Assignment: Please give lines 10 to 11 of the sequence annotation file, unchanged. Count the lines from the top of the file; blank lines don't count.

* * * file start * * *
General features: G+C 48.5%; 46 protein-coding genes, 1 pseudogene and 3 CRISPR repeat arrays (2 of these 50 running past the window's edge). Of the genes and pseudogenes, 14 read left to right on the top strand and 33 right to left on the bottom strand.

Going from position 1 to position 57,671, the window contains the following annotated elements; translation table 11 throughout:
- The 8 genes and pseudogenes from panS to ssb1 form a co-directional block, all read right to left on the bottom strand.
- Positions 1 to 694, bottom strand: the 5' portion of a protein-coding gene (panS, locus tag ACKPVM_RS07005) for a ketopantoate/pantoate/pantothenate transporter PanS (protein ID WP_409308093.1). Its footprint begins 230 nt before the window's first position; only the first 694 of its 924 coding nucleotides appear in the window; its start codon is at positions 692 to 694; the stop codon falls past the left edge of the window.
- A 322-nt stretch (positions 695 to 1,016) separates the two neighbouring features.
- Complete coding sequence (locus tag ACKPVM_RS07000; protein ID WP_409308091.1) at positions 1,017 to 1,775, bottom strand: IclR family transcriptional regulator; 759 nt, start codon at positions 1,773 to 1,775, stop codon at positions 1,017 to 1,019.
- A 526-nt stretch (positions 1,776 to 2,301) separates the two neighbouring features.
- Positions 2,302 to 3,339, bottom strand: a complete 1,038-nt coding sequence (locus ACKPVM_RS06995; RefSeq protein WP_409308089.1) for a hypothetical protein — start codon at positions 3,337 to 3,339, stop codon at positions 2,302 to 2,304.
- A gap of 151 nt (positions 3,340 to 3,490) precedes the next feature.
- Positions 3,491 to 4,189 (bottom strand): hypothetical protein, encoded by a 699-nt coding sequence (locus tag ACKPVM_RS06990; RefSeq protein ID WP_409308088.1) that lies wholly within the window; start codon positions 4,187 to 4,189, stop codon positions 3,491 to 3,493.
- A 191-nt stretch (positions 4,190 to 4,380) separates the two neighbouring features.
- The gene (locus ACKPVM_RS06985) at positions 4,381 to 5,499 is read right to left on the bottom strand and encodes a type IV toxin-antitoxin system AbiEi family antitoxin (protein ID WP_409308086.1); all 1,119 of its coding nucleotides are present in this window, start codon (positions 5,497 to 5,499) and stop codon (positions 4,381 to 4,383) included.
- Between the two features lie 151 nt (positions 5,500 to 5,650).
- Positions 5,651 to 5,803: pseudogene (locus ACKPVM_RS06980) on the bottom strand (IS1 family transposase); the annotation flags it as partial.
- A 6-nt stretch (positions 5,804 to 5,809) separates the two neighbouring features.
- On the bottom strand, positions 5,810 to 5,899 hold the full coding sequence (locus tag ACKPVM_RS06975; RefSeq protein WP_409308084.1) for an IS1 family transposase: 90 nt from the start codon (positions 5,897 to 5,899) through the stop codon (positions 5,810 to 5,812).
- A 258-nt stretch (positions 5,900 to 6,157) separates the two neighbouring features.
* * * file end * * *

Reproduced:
- Positions 3,491 to 4,189 (bottom strand): hypothetical protein, encoded by a 699-nt coding sequence (locus tag ACKPVM_RS06990; RefSeq protein ID WP_409308088.1) that lies wholly within the window; start codon positions 4,187 to 4,189, stop codon positions 3,491 to 3,493.
- A 191-nt stretch (positions 4,190 to 4,380) separates the two neighbouring features.